I should have been thrilled when school ended and the kids would be on vacation for more than 4 months. Four months! Because Reedley International School will be following the USA’s start of school year beginning July. But I wasn’t that excited at all. Sure, I was very thankful for a fruitful school year, the kids both receiving honors in academic excellence, and the four-month break would be really great. If I could travel.
Weeks before summer would officially start, I prayed for healing and strength, enough to enable me to travel to our Church’s crusades. ‘Tis the season for spiritual crusades for our Church all over the country and what better way to spend the summer than to go to them all if possible. I zeroed in on this kingdom work, thinking that the Lord would grant it according to 1 John 5:14-15:
And this is the confidence that we have in him, that, if we ask any thing according to his will, he heareth us:
And if we know that he hear us, whatsoever we ask, we know that we have the petitions that we desired of him.
I imagined our family traveling to Baguio City for the first leg of our crusade season. We would be staying at The Manor in Camp John Hay. (Thinking about it seems like wishing to holiday in Europe instead of just Baguio City, a 5-hour drive from home. It is that high for me to attain). After the crusade, we would spend a day and a night in San Juan, La Union (I’ve been dreaming of the white sands of San Juan Beach). I kept my dreams as simple and lean as that. I thought that anything beyond it would keep the dreams just dreams instead of turn into reality. But I knew (I could feel it in every fiber of my being even right here on my bed) that when my bare feet had touched the sands as fine as sugar crystals and the salty breeze had caressed my face, I would lift up my hands toward heaven and worship God in abandon.
Holy Week had come and gone. I have not traveled a single mile.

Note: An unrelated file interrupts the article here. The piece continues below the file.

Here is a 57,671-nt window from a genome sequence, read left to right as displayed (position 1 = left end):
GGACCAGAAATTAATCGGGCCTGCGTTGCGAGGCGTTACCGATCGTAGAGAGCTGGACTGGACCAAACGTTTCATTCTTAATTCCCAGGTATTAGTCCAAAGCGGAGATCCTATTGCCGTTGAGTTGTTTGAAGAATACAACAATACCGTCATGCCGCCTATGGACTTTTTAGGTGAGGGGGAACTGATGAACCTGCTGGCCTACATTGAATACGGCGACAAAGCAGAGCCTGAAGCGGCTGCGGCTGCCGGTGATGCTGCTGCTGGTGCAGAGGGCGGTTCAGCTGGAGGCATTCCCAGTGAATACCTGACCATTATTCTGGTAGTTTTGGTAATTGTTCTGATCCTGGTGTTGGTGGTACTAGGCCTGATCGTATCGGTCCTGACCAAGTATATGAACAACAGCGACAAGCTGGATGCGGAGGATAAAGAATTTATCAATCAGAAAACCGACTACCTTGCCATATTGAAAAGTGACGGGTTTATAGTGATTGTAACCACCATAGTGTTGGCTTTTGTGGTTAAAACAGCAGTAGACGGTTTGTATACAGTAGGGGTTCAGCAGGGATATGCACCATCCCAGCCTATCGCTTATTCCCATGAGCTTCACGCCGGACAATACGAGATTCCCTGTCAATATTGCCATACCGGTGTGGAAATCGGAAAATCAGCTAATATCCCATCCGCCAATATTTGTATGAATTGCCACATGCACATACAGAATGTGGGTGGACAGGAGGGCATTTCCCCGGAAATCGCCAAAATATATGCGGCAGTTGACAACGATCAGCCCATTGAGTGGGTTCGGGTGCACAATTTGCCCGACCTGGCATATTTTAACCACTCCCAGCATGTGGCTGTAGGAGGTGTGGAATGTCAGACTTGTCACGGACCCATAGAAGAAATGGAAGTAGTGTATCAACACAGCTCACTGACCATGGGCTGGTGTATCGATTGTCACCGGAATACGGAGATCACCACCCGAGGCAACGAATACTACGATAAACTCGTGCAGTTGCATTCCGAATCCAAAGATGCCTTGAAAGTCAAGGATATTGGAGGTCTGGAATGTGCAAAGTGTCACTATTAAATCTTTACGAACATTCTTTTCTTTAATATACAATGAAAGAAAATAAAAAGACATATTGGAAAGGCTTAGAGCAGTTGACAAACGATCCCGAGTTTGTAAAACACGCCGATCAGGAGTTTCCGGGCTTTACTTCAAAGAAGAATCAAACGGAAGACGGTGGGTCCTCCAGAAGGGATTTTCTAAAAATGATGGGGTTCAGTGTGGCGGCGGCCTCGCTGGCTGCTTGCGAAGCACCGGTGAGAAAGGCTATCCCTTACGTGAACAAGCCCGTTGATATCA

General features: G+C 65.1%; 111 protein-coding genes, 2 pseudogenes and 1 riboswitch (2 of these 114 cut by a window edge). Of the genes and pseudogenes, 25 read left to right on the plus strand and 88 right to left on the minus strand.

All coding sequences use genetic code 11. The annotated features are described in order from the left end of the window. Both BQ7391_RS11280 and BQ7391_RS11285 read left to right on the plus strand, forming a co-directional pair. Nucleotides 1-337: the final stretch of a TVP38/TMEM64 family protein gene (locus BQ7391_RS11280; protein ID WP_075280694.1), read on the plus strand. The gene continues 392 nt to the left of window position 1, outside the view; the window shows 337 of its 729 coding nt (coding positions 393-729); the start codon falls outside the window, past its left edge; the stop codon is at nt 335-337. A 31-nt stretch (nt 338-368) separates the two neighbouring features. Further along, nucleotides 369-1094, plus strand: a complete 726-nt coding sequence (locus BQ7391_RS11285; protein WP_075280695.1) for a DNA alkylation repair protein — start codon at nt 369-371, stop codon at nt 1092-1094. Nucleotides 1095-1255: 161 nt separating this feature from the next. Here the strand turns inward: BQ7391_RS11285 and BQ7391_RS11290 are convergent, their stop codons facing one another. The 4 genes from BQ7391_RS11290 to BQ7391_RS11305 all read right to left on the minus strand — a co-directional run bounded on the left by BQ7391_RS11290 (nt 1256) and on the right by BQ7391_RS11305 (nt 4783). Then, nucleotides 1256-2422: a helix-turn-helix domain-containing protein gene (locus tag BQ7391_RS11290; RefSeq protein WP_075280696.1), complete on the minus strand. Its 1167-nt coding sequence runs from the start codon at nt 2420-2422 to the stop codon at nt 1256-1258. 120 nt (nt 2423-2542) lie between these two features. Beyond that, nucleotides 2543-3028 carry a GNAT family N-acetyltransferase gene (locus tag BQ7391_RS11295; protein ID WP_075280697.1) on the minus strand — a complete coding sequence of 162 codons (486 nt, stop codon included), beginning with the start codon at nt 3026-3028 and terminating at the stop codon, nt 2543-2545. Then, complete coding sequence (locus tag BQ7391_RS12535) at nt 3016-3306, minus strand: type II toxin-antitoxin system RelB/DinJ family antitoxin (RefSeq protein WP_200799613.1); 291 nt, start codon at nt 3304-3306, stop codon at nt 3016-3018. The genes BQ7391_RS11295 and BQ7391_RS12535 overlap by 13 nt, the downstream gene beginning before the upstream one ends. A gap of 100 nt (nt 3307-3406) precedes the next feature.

Before the Holy Week, I resolved to not go to Facebook. Seeing posts about vacations and beaches would plunge me into the pit of despair. I told myself that as long as I am severed from the world’s movements and exciting activities, I would be fine.
I can’t travel, but that doesn’t mean my family, especially the kids, would stay put, too. I don’t have the heart to tie them at home. It’s always been like this in previous years: I plan their summer trips while I stayed at home, waiting eagerly for them and the photos of their adventures. I dreamed and prayed that it would be different this year…
But I find myself buying again 3, t-h-r-e-e not four, vouchers for a day tour at Island Cove in Kawit, Cavite. The kids would love it, what with the resort’s water park and wildlife sanctuary with karitela (horse-drawn carriage) ride. Then there’s Fishing Village where they would have their lunch, a restaurant above the waters held up by stilts, the appetizers are served in a sungka (the thought of it saddens me; my husband and I are both Pinoy foodies and it would have been great if I’d be with them). They will also visit the historic mansion of Gen. Emilio Aguinaldo at the heart of Kawit. I’m happy for them (sigh).
But my heart aches. And I’m sure the Lord knows that. I don’t want to be bitter although my heart sometimes wants to slide down that road. I avoid it like the plague. Fastening myself to bitterness would be my undoing.